Each stock exchange has certain listed securities and permitted securities which are traded on it. Members of the exchange alone are entitled to the trading privileges. Investors interested in buying or selling securities should place their orders with the members (also called brokers) of the exchange.
There are two ways of organizing the trading activity the open outcry system and the screen based system.
Open Outcry System: As the nomenclature suggests, under the open outcry system, traders shout and resort to signals on the trading floor of the exchange which consists of several notional trading posts for different securities. A member (or his representative) wishing to buy or sell a certain security reaches the trading post where the security is traded. Here, he comes in contact with others interested in transacting in that security. Buyers make their bids and sellers make their offers and bargains are closed at mutually agreed upon prices. In stocks where jobbing is done the jobber plays an important role. He stands ready to buy or sell on his account. He quotes his bid (buying) and ask (selling) process. He provides some stability and continuity to the market.
Screen based System: In the screen based system, the trading ring is replaced by the computer screen and distant participants can trade with each other through the computer network. A large number of participants geographically separated can trade simultaneously at high speeds. The screen based trading system (1) enhances the informational efficiency of the market as more participants trade at a faster sped (2) permits the market participants to get a full view of the market, which increases their confidence in the market; and (3) establishes transparent audit trails. While computerized trading is more efficient, it decidedly lacks the vibrancy and vitality of the traditional floor trading. Technology seems to have its own way of pushing colorful traditions and practices into oblivion.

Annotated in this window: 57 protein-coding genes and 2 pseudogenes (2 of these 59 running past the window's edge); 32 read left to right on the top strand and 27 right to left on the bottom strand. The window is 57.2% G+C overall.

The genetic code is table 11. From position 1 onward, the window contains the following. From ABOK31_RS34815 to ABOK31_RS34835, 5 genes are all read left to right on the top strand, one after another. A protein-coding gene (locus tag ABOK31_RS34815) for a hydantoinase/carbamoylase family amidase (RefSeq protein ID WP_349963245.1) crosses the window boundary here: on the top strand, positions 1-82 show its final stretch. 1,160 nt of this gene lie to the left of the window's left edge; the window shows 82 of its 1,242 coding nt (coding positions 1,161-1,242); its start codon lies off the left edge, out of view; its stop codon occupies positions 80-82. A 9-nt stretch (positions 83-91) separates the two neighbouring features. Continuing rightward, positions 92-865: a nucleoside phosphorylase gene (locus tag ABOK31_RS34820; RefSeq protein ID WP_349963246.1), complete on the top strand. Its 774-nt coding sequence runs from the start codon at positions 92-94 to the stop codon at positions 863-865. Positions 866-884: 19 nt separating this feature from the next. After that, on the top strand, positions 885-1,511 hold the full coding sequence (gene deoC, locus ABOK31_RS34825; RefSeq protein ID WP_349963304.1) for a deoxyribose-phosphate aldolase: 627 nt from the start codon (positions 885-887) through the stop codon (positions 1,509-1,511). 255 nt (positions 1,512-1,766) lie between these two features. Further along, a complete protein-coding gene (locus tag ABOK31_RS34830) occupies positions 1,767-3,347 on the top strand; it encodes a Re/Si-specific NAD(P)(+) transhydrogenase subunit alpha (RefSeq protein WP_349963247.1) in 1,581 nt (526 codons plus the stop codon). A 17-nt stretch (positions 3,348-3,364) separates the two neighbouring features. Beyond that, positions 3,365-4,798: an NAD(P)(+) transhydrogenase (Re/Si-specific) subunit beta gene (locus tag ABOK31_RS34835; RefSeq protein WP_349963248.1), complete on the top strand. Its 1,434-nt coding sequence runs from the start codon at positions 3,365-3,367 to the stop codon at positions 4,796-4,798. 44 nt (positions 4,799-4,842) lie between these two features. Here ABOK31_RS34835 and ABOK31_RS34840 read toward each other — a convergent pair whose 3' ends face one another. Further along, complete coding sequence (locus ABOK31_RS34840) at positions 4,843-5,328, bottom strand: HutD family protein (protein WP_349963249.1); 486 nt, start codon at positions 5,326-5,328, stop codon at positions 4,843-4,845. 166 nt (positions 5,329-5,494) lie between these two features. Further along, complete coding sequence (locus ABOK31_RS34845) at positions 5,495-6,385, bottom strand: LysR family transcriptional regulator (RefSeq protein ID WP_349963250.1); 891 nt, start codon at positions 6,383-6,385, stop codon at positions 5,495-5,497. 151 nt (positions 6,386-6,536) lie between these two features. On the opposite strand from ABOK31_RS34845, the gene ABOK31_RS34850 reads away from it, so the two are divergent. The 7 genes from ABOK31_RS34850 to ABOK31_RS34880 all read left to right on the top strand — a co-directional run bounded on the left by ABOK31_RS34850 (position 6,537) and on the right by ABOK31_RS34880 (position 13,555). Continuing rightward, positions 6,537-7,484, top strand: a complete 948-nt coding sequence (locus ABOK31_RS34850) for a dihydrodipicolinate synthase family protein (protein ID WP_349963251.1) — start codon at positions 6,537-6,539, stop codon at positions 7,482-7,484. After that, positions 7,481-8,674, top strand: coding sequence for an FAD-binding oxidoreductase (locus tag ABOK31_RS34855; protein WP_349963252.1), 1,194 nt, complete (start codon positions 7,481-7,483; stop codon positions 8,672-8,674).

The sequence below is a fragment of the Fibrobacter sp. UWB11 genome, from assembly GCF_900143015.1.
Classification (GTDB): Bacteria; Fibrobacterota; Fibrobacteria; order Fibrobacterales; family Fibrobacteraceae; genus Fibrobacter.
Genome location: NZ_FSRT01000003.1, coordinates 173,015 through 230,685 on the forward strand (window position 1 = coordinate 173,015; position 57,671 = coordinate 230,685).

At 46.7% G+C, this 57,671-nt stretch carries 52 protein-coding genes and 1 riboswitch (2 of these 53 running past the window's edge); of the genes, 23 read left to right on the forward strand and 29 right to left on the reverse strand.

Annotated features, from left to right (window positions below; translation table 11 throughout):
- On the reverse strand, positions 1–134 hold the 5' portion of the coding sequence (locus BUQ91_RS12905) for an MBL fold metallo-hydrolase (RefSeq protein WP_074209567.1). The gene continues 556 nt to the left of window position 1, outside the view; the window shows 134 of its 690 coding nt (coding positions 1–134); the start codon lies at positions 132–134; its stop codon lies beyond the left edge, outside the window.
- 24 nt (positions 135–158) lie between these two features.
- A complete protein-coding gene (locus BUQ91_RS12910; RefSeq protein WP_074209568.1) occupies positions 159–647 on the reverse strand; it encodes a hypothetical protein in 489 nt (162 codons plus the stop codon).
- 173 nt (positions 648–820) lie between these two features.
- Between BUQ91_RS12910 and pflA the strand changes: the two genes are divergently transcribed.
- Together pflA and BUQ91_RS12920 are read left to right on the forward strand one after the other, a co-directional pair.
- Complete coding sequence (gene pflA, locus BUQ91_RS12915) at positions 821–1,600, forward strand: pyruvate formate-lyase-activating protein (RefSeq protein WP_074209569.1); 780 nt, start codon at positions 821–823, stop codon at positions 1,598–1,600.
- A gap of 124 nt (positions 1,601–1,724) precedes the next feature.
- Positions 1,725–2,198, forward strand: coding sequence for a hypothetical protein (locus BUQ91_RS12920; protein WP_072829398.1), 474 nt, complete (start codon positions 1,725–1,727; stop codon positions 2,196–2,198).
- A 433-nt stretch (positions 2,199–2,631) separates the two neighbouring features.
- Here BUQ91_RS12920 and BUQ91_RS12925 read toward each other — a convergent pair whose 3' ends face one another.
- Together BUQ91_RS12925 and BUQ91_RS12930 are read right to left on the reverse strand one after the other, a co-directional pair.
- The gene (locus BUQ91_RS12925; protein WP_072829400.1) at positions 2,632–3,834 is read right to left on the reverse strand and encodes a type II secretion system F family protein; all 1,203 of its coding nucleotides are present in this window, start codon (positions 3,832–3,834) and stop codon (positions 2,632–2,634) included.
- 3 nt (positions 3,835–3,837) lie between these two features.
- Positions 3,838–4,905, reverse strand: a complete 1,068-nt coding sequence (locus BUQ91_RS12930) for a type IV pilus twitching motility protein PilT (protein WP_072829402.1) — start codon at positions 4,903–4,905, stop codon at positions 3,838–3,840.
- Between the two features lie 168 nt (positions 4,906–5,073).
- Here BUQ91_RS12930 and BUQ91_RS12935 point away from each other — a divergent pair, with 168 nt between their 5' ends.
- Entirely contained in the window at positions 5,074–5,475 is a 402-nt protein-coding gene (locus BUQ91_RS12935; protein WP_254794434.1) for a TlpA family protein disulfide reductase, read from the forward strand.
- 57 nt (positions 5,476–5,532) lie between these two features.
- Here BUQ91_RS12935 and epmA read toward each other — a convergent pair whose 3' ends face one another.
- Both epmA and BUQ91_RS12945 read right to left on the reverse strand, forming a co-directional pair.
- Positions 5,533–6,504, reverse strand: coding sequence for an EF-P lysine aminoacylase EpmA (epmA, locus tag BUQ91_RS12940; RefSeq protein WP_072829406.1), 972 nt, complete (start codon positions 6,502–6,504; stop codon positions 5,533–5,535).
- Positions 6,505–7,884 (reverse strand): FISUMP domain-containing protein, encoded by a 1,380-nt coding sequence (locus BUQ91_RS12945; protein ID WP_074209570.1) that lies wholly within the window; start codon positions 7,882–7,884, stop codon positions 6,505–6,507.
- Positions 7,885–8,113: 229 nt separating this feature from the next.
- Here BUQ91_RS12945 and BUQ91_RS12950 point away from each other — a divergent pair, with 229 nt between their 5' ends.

The kind of screen based trading system adopted in India is referred to as the open electronic limit order book (ELOB) market system. The key features of this system are as follows:
Buyers and sellers place their orders on the computer. These orders may limit orders or market orders. A limit order pre-specifies the price limit. For example, a limit order to buy at a price of Rs 90 means that trader wants to buy at a price not greater than Rs 90. Likewise a limit order to sell at a price of Rs 95 means that the trader wants to sell at a price not less than Rs 95. A market order is an order to buy or sell at the best prevailing price. A market order to sell will be executed at the highest bid price whereas a market order to buy will be executed as the lowest ask price.
The computer constantly tries to match mutually compatible orders. The matching is done on a price-time priority implying that price is given preference over time in the process of matching. A buy order at a higher limit price is accorded precedence over a buy order at a lower limit price. By the same token, a sell order at a lower limit price is given priority over a sell order at a higher limit price. Between two limit orders placed at the same price, the limit order placed earlier is accorded priority over the limit order placed later.
The limit order book, i.e. the list of unmatched limit orders is displayed on the screen. Put differently, it is open for inspection to all traders.
To mitigate the costs and risks associated with physical delivery, security transactions in developed markets are settled mainly through electronic delivery facilitated by depositories. A depository is an institution which dematerializes physical certificates and effects transfer of ownership by electronic book entries.
Tenable the creation of depositories to facilitate dematerialized trading in India, the central government promulgated the Depository Ordinance 1995 which was followed by the Depositories Act, 1996. The highlights of the Depositories Act are as follows:
1. Every depository will be required to be registered with the Securities and Exchange Board of India.
2. Investors will have the choice of continuing with the existing share certificates or opt for the depository mode.
3. Investors opting to join the depository mode are required to register with the agents for the depositories. These will be custodial agencies like banks, financial institutions and large brokerage firms.
4. While the depository will be the registered owner in the register of the company, the investor will enjoy the economic benefits as well as the voting rights on the shares concerned.
5. Shares in the depository mode will be fungible. This means that they will cease to have distinctive numbers
6. Investors having entered the depository mode can leave the system and get share certificates from the company as registered owners in the books of the company.
7. Ownership changes in the depository system will be made automatically on the basis of delivery against payment. Further there will be no stamp duty on transfer of ownership.
8. Any loss caused it the beneficial owners due to the negligence of the depository or the participants will be indemnified by the depository.